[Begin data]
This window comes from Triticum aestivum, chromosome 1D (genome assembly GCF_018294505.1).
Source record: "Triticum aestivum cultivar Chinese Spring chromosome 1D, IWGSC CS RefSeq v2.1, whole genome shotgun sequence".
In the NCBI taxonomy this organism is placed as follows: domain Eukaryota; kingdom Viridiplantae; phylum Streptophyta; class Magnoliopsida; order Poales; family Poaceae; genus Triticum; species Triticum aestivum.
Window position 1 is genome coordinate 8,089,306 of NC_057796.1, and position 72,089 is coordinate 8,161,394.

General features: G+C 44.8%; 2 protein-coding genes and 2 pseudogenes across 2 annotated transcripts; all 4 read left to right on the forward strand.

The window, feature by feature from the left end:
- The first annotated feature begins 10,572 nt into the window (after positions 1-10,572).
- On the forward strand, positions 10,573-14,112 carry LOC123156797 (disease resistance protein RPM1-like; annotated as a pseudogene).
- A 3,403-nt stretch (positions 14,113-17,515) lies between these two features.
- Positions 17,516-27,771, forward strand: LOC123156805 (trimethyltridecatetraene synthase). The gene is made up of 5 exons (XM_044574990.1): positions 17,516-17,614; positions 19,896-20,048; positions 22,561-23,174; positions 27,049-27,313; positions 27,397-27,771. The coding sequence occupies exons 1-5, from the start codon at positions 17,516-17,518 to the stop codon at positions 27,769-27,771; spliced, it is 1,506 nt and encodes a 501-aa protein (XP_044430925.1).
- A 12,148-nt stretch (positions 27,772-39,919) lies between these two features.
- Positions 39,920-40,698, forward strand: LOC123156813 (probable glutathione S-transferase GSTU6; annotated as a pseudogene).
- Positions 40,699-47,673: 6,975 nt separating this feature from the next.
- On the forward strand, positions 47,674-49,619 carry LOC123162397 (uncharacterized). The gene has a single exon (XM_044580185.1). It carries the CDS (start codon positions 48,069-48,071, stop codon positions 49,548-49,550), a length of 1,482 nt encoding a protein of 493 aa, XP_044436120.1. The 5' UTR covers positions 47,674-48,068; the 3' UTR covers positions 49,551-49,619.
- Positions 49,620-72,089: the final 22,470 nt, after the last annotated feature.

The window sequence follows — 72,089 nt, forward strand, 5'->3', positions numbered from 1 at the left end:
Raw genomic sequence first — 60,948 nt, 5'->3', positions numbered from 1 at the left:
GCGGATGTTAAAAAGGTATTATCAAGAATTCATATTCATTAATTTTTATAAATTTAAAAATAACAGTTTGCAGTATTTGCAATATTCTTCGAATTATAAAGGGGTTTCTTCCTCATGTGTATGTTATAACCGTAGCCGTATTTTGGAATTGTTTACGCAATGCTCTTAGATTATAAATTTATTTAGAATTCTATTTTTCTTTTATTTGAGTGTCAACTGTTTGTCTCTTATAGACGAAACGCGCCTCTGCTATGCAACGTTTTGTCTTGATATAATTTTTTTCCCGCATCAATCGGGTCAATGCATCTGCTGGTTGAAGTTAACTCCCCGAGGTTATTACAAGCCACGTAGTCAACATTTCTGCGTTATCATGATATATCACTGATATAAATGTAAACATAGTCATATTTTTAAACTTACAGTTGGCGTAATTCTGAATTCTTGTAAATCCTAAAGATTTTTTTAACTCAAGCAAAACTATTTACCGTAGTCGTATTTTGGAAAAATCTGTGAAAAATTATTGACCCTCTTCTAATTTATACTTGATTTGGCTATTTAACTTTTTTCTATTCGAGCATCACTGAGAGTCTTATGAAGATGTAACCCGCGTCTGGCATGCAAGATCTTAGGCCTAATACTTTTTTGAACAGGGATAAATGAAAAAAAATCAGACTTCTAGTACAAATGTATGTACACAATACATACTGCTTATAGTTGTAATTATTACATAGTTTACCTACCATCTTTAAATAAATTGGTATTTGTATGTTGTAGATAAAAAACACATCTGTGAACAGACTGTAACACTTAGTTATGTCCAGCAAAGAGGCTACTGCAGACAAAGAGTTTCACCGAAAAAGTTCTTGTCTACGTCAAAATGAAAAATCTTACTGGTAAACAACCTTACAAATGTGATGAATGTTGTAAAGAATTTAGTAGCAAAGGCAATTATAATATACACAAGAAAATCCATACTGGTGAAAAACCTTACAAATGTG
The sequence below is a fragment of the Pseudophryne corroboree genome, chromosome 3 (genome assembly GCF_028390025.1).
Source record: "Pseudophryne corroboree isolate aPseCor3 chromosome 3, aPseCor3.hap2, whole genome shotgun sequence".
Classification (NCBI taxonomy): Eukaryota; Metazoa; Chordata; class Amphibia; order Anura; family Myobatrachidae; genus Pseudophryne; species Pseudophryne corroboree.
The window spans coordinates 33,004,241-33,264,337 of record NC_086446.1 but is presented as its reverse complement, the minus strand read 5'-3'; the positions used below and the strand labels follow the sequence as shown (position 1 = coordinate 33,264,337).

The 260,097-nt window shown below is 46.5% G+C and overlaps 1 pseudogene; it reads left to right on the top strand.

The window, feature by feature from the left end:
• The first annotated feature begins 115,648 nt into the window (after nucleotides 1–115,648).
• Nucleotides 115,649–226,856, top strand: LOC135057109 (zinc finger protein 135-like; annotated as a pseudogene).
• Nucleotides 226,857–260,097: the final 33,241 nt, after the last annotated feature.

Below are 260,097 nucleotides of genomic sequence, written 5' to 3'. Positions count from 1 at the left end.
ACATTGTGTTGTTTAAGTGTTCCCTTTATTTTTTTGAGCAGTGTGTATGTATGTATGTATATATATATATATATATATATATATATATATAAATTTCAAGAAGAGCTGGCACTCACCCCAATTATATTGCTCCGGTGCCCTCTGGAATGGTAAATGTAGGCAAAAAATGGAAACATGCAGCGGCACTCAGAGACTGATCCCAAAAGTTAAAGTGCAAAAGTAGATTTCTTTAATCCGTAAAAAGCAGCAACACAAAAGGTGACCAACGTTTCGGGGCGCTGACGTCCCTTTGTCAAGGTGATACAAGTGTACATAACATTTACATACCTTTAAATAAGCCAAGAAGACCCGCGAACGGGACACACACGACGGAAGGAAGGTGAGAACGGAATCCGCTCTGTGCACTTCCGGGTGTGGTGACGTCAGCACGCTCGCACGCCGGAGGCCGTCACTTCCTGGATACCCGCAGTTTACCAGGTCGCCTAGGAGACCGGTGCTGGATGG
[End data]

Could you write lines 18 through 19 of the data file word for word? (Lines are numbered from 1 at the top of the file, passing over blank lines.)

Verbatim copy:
GCGGATGTTAAAAAGGTATTATCAAGAATTCATATTCATTAATTTTTATAAATTTAAAAATAACAGTTTGCAGTATTTGCAATATTCTTCGAATTATAAAGGGGTTTCTTCCTCATGTGTATGTTATAACCGTAGCCGTATTTTGGAATTGTTTACGCAATGCTCTTAGATTATAAATTTATTTAGAATTCTATTTTTCTTTTATTTGAGTGTCAACTGTTTGTCTCTTATAGACGAAACGCGCCTCTGCTATGCAACGTTTTGTCTTGATATAATTTTTTTCCCGCATCAATCGGGTCAATGCATCTGCTGGTTGAAGTTAACTCCCCGAGGTTATTACAAGCCACGTAGTCAACATTTCTGCGTTATCATGATATATCACTGATATAAATGTAAACATAGTCATATTTTTAAACTTACAGTTGGCGTAATTCTGAATTCTTGTAAATCCTAAAGATTTTTTTAACTCAAGCAAAACTATTTACCGTAGTCGTATTTTGGAAAAATCTGTGAAAAATTATTGACCCTCTTCTAATTTATACTTGATTTGGCTATTTAACTTTTTTCTATTCGAGCATCACTGAGAGTCTTATGAAGATGTAACCCGCGTCTGGCATGCAAGATCTTAGGCCTAATACTTTTTTGAACAGGGATAAATGAAAAAAAATCAGACTTCTAGTACAAATGTATGTACACAATACATACTGCTTATAGTTGTAATTATTACATAGTTTACCTACCATCTTTAAATAAATTGGTATTTGTATGTTGTAGATAAAAAACACATCTGTGAACAGACTGTAACACTTAGTTATGTCCAGCAAAGAGGCTACTGCAGACAAAGAGTTTCACCGAAAAAGTTCTTGTCTACGTCAAAATGAAAAATCTTACTGGTAAACAACCTTACAAATGTGATGAATGTTGTAAAGAATTTAGTAGCAAAGGCAATTATAATATACACAAGAAAATCCATACTGGTGAAAAACCTTACAAATGTG
The sequence below is a fragment of the Pseudophryne corroboree genome, chromosome 3 (genome assembly GCF_028390025.1).